Tag Archives: edward brophy

Looking Backward: Larceny, Inc. (1942)

21 Jul

larcenyincLike Rififi, except with all the bleakness and ennui replaced with Wacky, Larceny, Inc. was a fun little fluffball. But plot machinations are no fun to recapitulate, so let’s talk abot

The Warner Brothers character actor bench was bottomless, wasn’t it?* And in the studio system’s glory days, one week’s major supporting role was next week’s glorified walk-on.

Exempla gratis: the fellow Robinson buys the luggage shop, who summarily disappears, are Harry Davenport (to me, Merle Oberon’s gleefully wicked uncle in The Cowboy and the Lady, but also a director of early silents, Dr. Meade in Gone With the Wind, Mr. Dr.Barnes in Little Women (1949) and a plethora of Judges (Bachelor and the Bobby Soxer) and Grandpas (Meet Me in St. Louis).

The minor role of nearby merchant Sam Bacharach went to John Qualen, already playing an old man before he had even had a chance to talk in an extravagant Swedish accent in random Westerns, sea adventures, and of course His Girl Friday, The Grapes of Wrath, The Seventh Seal and Casablanca. Reasonable pedigree for a man who never was nor shall be a household name.

There’s even a tiny turn by a young Jackie Gleason doing a modified early version of a Joe the Bartender/Poor Soul amalgam. Young Jane Wyman. Young Anthony Quinn as a convict. Broderick Crawford as a lunkhead whose head keeps getting lunked. It’s packed, for a forgotten little bit of silliness.

And did I mention Edward Brophy?

edward-brophy-1-sizedOn another front, I don’t want to ruin something lovely by mentioning it in a way that will make it evident instead of seamless, but watch Edward G. Robinson’s, anytime but especially in comedy. The gestures are simultaneously a little clichéd and perfect. It’s also entirely possible that they only seem cliché because so many actors looked to Robinson for inspiration. The man is inarguably awfully good at his job.

Again, a relaxing fluffball, but one packed with quality people who did their jobs with clarity and precision. And also Jack Carson.

 

 

 

*Unless you count Jack Carson as the bottom. I’d hear that argument.

DVR Alert: Casablanca & All Through the Night (1942)

26 Jun

I’m going to go ahead and assume you’ve seen Casablanca, which seems safe. Always worth seeing again – though privately I’m glad it’s on at 3:00 a.m., when I first saw it. I love this era of twenty-four classics, but I do sort of miss the up-all-night-to-catch-the-good-ones days.

allthroughthenight13But That Movie will be followed by its perfect Vichy Waterwine/cheese pairing, All Through the Night (airing on TCM at 5:00 a.m. “tonight”), made the same year, also starring Humphrey Bogart and Conrad Veidt, and also featuring Peter Lorre. But with Phil Silvers added! Admit it: that’s what Casablanca was always missing.

It’s a lovely, goofily anti-Nazi comedy with a bunch of hoods fighting The Bad Guys, hoods including Frank McHugh, William Demarest, and Edward Brophy. Set that DVR, or stay up for it. Such a lot of fun – and not just frivolous fun: laughing at this movie is proven to defeat Nazis. So, you know…get involved.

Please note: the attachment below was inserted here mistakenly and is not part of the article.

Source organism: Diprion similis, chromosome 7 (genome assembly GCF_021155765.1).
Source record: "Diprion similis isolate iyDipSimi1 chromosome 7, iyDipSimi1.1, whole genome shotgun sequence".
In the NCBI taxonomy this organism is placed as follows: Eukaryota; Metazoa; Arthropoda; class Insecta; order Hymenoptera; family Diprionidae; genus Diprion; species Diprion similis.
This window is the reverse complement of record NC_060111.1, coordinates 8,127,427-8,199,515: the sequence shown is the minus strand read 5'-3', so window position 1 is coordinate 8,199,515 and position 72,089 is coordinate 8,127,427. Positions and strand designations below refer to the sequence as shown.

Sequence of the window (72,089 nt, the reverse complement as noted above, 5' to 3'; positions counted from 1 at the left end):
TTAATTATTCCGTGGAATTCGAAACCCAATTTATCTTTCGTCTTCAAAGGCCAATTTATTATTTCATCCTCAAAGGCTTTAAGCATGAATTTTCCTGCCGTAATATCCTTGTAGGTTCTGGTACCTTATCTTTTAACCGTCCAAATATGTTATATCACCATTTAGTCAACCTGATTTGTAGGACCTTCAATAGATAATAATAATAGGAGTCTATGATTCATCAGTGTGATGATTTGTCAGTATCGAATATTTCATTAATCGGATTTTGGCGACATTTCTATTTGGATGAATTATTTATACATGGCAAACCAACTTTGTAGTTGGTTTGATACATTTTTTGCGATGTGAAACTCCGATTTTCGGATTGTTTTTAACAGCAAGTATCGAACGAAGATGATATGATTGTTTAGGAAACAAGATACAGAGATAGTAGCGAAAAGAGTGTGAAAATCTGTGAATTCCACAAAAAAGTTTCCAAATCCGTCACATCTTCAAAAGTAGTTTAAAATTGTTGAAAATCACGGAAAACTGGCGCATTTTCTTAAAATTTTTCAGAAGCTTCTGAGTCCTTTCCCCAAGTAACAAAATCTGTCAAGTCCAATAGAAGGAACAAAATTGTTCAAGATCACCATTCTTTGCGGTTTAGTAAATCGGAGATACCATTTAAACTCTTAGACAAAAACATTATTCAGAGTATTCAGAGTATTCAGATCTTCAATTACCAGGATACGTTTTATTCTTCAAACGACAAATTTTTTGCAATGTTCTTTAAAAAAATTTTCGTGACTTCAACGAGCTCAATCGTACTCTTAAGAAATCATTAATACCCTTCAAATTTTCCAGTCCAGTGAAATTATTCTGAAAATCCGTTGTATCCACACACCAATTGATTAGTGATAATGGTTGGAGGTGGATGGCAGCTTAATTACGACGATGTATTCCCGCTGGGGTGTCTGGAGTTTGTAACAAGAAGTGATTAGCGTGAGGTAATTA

Surprise Looking Backward: A Slight Case of Murder (1938)

11 Jun

slightcaseI am still of the unshakeable opinion that there are too few movies based on the work of Damon Runyon. I see on a list that there are twenty. That is not half enough. But A Slight Case of Murder is a heck of a one. Like Guess Who’s Coming to Dinner, but in a legal instead of a racial context.

These little flicks are not just for fun, you know. They provide an education. Here is an example:

Mrs. Marco (Ruth Donnelly) upbraids her husband’s employees when they do not talk genteel-like. One of them keeps saying “O.K.” Which is still, along with words like “job” and “kidding,”  low-end slang circa 1938.

Which is why it still grinds my gears when people (especially of the high-end sort) say “O.K.” in more recent period scripts and novels. The thing is called “research,” writer-types. Do some.

I know, I know; no one else is bothered by this. But as I say, it still grinds my gears.

PS – I was reassured to find that Margaret Hamilton’s character name is spelled “Cagle.” I am not equipped to think of her as “Mrs. Kegel.”

edward-brophy-02A Sonnet for Edward Brophy

Ahem.

Your squeaky voice spoke fluent Comic Foils

For gangsters’ pals, wisecracking bubble-bursters –

In Cover Girl your line “I don’t think poils

[spoken by Joe the barkeep] come from ersters,”

Still looms large in my brain’s repository

Of great words said by history’s great men,

And incomplete for me is any story

Without your shining pate and double chin.

Slugs, Lefty, Torso, Rollo, Joe Morelli

(Leave us neglect not  Timothy Q. Mouse)

Were made well-rounded roles by your round belly.

He who agrees not is a dirty louse.

Thank goodness Buster dragged you out of props

That you could give us years of yeggs and cops.

I thank you.